Saturday, September 4, 2010

elephants, lots of learning, and looking ahead

India YAVs and 40 yr old female elephant
Yesterday we visited the Kodanad Elephant Training Center. The plan was to go on an elephant ride, but for some reason they weren't doing rides that day. We got to pet/observe them, though--the baby elephants were especially cute. We also spent some time walking around the zoo. I felt bad for the chicken that was trapped in the python enclosure as its next meal. He looked pretty happy, I suppose--ignorance is bliss, as they say. Before leaving the zoo, we had tea at the concession stand—4pm tea time is no joke!

Today, we began as we do every morning: breakfast, deliciously prepared by Kochamma, followed by a time of song and devotion with Achen. Normally after this time we have some sort of lesson, whether about language or a topic related to our new life and surroundings. Today, however, Achen had an errand to run, so Jim, Maggie, and I were left to entertain ourselves. We decided that our first solo trip to Aluva was in order.

We set out, not without instructions and expressions of concern from Kochamma (‘do you have your cell phone? Is it charged?’), and walked to the bus stop. It wasn’t long before we boarded a bus, paid 4.5 rupees each (about $0.05), and were on our way—standing room only.

I am happy to say it was a successful trip; no one got lost or ran over. Maggie and I bought credit for our cell phones, and I bought some new sandals. Jim searched in vain for a Coke (only Pepsi products to be found, it seems).  In order to be on time for lunch, we took a rickshaw home, rather than the bus. It cost 35 rupees, the equivalent of about $0.60.

Here’s some good news: I’m finally getting used to the time difference! Our first day, I woke up at promptly 4:30AM. I laid in bed til 6AM, only to discover that Maggie had been awake the entire time, too. Yesterday, we successfully slept til 6:30AM, and today, 8AM. Hooray!

Achen gives an amazing social justice perspective on the Bible.  Yesterday’s bible study was an even better example, but in the interests of time, I’ll stick with today’s. We discussed Acts 3: 1-10. A lame beggar man asks for money, and Peter and John have none to give. Instead, they give him what they can, and what is worth much more—the beggar is healed. Rather than sustaining the man’s circumstances, Peter reaches out his right hand and helps the man to stand. This is a model for partnership and empowerment in mission—helping people help themselves. The man rejoices and is able to enter the temple, for all to see. Achen explained that this takes on special meaning in the context of India, as dalits (also known as “untouchables”—so low that they fall entirely outside the caste system) are traditionally not allowed in Hindu temples due to their “uncleanliness,” just as the lame beggar man was considered unfit to enter the temple, until he was healed.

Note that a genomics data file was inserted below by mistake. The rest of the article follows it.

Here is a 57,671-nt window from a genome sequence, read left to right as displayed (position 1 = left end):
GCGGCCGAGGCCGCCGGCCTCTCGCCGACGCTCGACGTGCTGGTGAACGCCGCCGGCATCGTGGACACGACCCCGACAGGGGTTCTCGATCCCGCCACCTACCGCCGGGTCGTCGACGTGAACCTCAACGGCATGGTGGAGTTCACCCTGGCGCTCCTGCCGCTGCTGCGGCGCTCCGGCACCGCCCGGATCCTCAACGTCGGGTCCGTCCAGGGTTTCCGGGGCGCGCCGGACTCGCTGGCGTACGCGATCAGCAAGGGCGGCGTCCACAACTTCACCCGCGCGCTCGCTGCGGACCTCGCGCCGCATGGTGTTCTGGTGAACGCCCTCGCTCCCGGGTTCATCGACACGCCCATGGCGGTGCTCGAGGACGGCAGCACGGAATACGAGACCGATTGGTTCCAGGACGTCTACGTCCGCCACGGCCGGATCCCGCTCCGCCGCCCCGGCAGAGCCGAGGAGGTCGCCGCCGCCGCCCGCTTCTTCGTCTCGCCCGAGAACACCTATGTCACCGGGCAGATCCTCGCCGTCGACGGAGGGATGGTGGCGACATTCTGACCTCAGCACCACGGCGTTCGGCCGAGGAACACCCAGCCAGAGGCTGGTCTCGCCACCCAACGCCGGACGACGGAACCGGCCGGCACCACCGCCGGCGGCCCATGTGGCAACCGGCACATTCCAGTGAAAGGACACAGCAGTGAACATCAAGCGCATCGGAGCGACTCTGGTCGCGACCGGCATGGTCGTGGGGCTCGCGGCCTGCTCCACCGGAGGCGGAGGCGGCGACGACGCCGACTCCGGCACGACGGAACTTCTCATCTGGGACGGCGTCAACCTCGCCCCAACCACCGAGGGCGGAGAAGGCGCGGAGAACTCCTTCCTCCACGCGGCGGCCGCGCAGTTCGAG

In our lessons with Achen, we have been learning about things like…
-the caste system, which is abolished in theory but not in practice
-arranged marriages
-Indian culture, food, and language
-religions present in India, and Kerala's history

While a lot to take in, all of this is to prepare us to better serve in our contexts for the upcoming year. Speaking of which, we are here at Achen’s house until 9/8. On that day, we will each move to our respective sites. For those of you who don’t know what I’ll be doing, here’s a quick run down. My time will be divided between two placements…

Buchanan Institution Girls' High School, where I’ll be teaching high school English.

The Mandiram Society, which is comprised of a home for the elderly destitute, a hospital, an orphanage, and a Nursing School. I’ll be attending to the needs of and visiting the elderly residents, teaching English at the Nursing School, and interacting with the children at the orphanage.

That’s all for now—lots of love from 8,000 miles away <3 


  1. Madison, I didn't know you were going to India with the Presbyterian Church. Great move. Great post here. Where are you planning to go for your M. Div.?

    Don't forget to come see us here in Nicaragua.

    Fred and Argentina

  2. Myson! I love your stories! Keep them coming! I didn't realize you were doing so much over there. You will be amazing! Maybe you could even skype your class one day and they can see America! I would be totally down for that! I miss you so much and wish you could have been here for the shower but I know you are across the seas doing great things for people who need you most. MLYSSSSSLT


  3. I am sure you will love working with the children...and I am sure you will find much to do there...take care and enjoy all the yummy food!-cristina